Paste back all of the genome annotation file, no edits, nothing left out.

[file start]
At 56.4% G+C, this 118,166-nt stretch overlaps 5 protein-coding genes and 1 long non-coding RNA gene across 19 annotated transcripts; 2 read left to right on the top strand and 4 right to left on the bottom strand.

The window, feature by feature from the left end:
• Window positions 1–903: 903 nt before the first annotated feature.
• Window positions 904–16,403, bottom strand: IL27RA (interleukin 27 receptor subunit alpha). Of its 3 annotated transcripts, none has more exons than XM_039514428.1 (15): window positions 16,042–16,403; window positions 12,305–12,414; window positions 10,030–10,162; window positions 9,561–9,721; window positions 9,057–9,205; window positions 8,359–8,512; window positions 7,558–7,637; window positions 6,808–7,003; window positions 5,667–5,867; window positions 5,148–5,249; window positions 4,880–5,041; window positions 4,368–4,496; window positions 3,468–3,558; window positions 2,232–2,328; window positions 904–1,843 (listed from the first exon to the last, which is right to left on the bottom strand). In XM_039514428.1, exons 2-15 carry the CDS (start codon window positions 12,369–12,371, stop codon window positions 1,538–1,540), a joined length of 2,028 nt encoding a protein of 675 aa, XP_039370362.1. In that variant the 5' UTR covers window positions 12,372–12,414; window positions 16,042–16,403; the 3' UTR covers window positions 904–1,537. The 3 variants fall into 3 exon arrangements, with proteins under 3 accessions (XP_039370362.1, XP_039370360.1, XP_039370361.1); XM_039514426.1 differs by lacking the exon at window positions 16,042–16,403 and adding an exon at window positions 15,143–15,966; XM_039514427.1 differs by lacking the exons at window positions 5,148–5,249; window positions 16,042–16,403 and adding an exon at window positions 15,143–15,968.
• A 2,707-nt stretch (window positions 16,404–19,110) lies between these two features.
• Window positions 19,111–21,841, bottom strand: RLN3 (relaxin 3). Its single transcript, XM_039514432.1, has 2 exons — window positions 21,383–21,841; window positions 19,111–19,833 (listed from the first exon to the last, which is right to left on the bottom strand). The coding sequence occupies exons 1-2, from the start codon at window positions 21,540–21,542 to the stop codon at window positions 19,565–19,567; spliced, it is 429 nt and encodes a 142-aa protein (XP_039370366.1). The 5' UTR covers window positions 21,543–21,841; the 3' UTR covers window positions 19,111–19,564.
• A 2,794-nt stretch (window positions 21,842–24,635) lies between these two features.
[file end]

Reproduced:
At 56.4% G+C, this 118,166-nt stretch overlaps 5 protein-coding genes and 1 long non-coding RNA gene across 19 annotated transcripts; 2 read left to right on the top strand and 4 right to left on the bottom strand.

The window, feature by feature from the left end:
• Window positions 1–903: 903 nt before the first annotated feature.
• Window positions 904–16,403, bottom strand: IL27RA (interleukin 27 receptor subunit alpha). Of its 3 annotated transcripts, none has more exons than XM_039514428.1 (15): window positions 16,042–16,403; window positions 12,305–12,414; window positions 10,030–10,162; window positions 9,561–9,721; window positions 9,057–9,205; window positions 8,359–8,512; window positions 7,558–7,637; window positions 6,808–7,003; window positions 5,667–5,867; window positions 5,148–5,249; window positions 4,880–5,041; window positions 4,368–4,496; window positions 3,468–3,558; window positions 2,232–2,328; window positions 904–1,843 (listed from the first exon to the last, which is right to left on the bottom strand). In XM_039514428.1, exons 2-15 carry the CDS (start codon window positions 12,369–12,371, stop codon window positions 1,538–1,540), a joined length of 2,028 nt encoding a protein of 675 aa, XP_039370362.1. In that variant the 5' UTR covers window positions 12,372–12,414; window positions 16,042–16,403; the 3' UTR covers window positions 904–1,537. The 3 variants fall into 3 exon arrangements, with proteins under 3 accessions (XP_039370362.1, XP_039370360.1, XP_039370361.1); XM_039514426.1 differs by lacking the exon at window positions 16,042–16,403 and adding an exon at window positions 15,143–15,966; XM_039514427.1 differs by lacking the exons at window positions 5,148–5,249; window positions 16,042–16,403 and adding an exon at window positions 15,143–15,968.
• A 2,707-nt stretch (window positions 16,404–19,110) lies between these two features.
• Window positions 19,111–21,841, bottom strand: RLN3 (relaxin 3). Its single transcript, XM_039514432.1, has 2 exons — window positions 21,383–21,841; window positions 19,111–19,833 (listed from the first exon to the last, which is right to left on the bottom strand). The coding sequence occupies exons 1-2, from the start codon at window positions 21,540–21,542 to the stop codon at window positions 19,565–19,567; spliced, it is 429 nt and encodes a 142-aa protein (XP_039370366.1). The 5' UTR covers window positions 21,543–21,841; the 3' UTR covers window positions 19,111–19,564.
• A 2,794-nt stretch (window positions 21,842–24,635) lies between these two features.